life on the line reader's guide

  1. Franklin and Bart are very aware of their differences. What are some of the differences that you noted between the two?  For most of the book, the boys never speak of the ways they are similar. What do Bart and Franklin have in common?

  2. The book is set in 1965.  What would be different if the action had happened in the present day?

  3. It’s clear that most people in Laurinburg either know each other or know someone who knows the person in question.  How does this inform the book?  In what size town did you live when you were in eighth grade? How was your experience similar to – or different from – the experiences Franklin and Bart had?

  4. Both Bart and Franklin would tell you their story was about football and conflict, but a great deal of the story also has religious overtones.  How did the boys’ different religious backgrounds inform the story?  What do you make of the conversion Bart’s grandfather experienced at the tent meeting?  How did the presentation of religious themes compare to your own experience? 

  5. If football is about conflict, religion – at its best – is about reconciliation and healing.  Did the religious themes in this book point toward reconciliation and healing? Why did you answer as you did?

  6. Football is more than a contact sport; it is a collision sport.  If you never played football, were you surprised by the violence of the game?  What was your response to some of the more-underhanded tactics (hitting opponents in the groin, stomping feet with cleats, setting an opponent up to get penalized, drawing an opponent offside) the players used?

    If you did play football, did the scenes involving the game ring true? Why did you answer as you did?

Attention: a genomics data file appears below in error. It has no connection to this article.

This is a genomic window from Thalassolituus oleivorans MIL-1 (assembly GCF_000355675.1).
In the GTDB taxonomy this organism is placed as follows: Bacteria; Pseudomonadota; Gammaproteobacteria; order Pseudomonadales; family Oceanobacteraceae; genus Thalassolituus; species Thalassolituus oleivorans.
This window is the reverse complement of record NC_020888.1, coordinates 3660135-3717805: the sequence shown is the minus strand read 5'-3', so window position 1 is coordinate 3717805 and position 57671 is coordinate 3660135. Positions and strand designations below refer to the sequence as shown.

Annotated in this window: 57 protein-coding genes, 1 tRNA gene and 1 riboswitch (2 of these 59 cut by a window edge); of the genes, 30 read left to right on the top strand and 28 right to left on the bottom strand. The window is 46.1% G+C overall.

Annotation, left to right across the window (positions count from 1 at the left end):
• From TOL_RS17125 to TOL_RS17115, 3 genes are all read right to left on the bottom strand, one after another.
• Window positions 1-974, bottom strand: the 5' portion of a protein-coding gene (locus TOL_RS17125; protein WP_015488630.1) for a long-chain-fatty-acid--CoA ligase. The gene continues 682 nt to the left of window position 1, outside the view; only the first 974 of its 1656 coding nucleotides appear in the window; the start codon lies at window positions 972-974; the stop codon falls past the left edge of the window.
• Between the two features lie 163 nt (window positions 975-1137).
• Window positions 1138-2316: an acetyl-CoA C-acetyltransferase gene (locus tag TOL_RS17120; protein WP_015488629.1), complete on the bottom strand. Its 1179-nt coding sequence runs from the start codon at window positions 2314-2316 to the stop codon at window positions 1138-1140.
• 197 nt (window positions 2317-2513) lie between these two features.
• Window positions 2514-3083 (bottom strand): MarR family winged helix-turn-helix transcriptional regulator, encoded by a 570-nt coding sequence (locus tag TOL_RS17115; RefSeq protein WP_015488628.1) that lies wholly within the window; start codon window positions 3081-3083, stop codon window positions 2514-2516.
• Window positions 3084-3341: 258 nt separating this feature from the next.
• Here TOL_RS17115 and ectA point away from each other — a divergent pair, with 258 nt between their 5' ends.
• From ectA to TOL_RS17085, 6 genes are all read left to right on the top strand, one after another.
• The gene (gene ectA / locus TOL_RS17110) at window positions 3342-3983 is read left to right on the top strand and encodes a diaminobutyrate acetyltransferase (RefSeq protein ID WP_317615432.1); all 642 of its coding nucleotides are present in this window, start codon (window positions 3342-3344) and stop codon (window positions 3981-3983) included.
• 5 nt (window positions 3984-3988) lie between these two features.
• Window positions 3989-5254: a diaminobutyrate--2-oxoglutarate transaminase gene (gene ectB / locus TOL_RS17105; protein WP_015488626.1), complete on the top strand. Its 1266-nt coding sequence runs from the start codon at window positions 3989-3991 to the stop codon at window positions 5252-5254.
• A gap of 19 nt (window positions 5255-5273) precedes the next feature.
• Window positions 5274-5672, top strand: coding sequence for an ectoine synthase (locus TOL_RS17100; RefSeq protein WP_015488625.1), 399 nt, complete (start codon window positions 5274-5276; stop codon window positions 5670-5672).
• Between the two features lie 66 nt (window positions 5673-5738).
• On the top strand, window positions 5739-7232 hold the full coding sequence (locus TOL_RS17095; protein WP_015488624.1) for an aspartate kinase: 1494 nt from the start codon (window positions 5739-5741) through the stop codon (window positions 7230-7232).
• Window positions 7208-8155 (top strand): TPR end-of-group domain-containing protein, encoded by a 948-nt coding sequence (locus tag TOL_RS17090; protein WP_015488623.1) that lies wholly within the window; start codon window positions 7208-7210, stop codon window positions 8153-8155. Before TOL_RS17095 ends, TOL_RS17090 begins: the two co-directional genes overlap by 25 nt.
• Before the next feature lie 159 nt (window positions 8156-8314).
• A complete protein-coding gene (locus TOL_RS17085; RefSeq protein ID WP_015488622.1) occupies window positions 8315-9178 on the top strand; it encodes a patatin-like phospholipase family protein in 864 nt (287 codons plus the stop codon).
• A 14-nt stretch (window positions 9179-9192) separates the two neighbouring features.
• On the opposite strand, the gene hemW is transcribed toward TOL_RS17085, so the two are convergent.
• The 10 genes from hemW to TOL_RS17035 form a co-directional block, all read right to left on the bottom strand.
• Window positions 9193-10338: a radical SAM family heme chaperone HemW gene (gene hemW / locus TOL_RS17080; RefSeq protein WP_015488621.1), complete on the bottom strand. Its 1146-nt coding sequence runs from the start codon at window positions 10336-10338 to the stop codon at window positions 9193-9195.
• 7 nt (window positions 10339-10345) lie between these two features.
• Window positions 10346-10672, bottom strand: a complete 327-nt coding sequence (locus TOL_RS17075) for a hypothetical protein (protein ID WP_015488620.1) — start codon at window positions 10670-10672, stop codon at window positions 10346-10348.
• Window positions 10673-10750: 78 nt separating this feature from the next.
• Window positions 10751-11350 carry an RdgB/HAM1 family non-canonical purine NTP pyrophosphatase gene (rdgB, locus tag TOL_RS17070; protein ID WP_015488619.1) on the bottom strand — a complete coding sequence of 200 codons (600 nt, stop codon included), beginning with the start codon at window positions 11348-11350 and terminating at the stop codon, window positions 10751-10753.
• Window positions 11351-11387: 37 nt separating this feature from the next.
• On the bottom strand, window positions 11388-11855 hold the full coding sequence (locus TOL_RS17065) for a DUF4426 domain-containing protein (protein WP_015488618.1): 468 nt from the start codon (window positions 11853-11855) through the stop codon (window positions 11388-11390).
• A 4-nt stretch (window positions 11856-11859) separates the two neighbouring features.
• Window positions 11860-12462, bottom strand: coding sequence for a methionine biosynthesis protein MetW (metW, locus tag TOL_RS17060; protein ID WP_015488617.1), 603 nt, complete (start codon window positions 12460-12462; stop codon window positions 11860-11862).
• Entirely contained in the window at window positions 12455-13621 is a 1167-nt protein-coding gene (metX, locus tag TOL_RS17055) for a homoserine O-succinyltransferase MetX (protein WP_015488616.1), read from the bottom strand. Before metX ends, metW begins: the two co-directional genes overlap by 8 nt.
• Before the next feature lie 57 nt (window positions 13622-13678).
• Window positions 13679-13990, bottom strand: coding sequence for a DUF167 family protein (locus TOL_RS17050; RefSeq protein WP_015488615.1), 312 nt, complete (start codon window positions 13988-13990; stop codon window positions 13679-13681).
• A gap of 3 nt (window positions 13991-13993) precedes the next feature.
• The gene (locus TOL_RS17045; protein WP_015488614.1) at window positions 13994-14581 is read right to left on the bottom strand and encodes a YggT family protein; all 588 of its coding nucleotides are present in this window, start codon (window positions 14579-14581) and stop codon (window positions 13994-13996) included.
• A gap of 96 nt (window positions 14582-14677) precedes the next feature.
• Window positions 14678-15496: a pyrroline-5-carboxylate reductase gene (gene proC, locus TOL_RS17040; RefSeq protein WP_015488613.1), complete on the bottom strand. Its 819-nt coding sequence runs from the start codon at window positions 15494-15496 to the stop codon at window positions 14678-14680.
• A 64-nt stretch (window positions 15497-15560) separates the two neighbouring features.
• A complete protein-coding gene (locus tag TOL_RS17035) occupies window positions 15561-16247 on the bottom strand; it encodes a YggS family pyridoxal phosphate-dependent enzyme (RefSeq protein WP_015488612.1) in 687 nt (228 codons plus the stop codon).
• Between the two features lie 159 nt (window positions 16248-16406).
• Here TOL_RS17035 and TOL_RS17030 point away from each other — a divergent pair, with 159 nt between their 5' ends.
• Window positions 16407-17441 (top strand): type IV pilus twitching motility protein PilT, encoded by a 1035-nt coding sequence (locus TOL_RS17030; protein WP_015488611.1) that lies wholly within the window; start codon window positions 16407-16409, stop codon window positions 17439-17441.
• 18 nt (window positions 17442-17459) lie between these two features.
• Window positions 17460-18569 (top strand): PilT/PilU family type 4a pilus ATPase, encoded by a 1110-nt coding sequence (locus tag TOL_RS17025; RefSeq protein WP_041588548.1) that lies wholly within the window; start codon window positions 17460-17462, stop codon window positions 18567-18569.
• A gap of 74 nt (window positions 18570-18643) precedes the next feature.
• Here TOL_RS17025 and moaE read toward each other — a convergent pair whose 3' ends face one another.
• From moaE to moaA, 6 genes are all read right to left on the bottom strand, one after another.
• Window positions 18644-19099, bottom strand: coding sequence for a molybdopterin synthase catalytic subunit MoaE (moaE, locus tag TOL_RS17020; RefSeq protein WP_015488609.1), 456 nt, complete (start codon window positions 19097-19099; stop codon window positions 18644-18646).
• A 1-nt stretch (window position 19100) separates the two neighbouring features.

7. There is a story about a veteran football player who – in an interview – remarked: “Some people play football like it is a game. I never was one of those. I played the game like it was a referendum on my right to exist. It was societally sanctioned rage, and it saved my life.”  Do you think this statement applies to Franklin?  How about Bart? Why did you answer as you did?  

  8. As we move through the narrative, it is clear that Bart and Franklin are both thinking about what it means to be a man.  In Chapter Two, the narrator tells us: Bart stiffened his back, pulled himself up to his full height, and stood ramrod straight like a Marine. In Chapter Thirty, the narrator describes Franklin walking by the reception desk at the hospital: He stood up straight, sucked in his stomach, and acted like a man who knew exactly where he was going.

    It is easy to laugh at these caricatures, but they raise an important question. What behaviors are authentically male? Are there any behaviors that are uniquely male?  How, if at all, are authentic male behaviors different from authentic female behaviors?   


  9. When Doris Wagram goes for counseling with Robert Inman (Chapter Seventeen) she remarks: "A woman cannot teach a boy to be a man."  Franklin’s father says the same thing after he and Franklin’s mom meet with the school principal (Chapter Twenty-nine).  What point do you think these characters are making with this statement? Do you agree?

  10. Reflect on the book’s ending.  How do you think – after twenty-plus chapters of laying waste to each other – Franklin and Bart were able to reach a rapprochement so quickly?  What things do the boys have in common at the end of the book that they did not share at the beginning? 

The subject matter of Life on the Line lends itself to robust discussion for the High School or Middle School classroom, as well as teenage book clubs.

Download this Reader's Guide

by LB
Life on the Line is a valuable story of perspective. The two main characters experience life from vastly different worlds. How they struggle to mature under the weight of expectation is woven into a charming coming-of-age tale.

Five Star Amazon Review

Questions for Discussion



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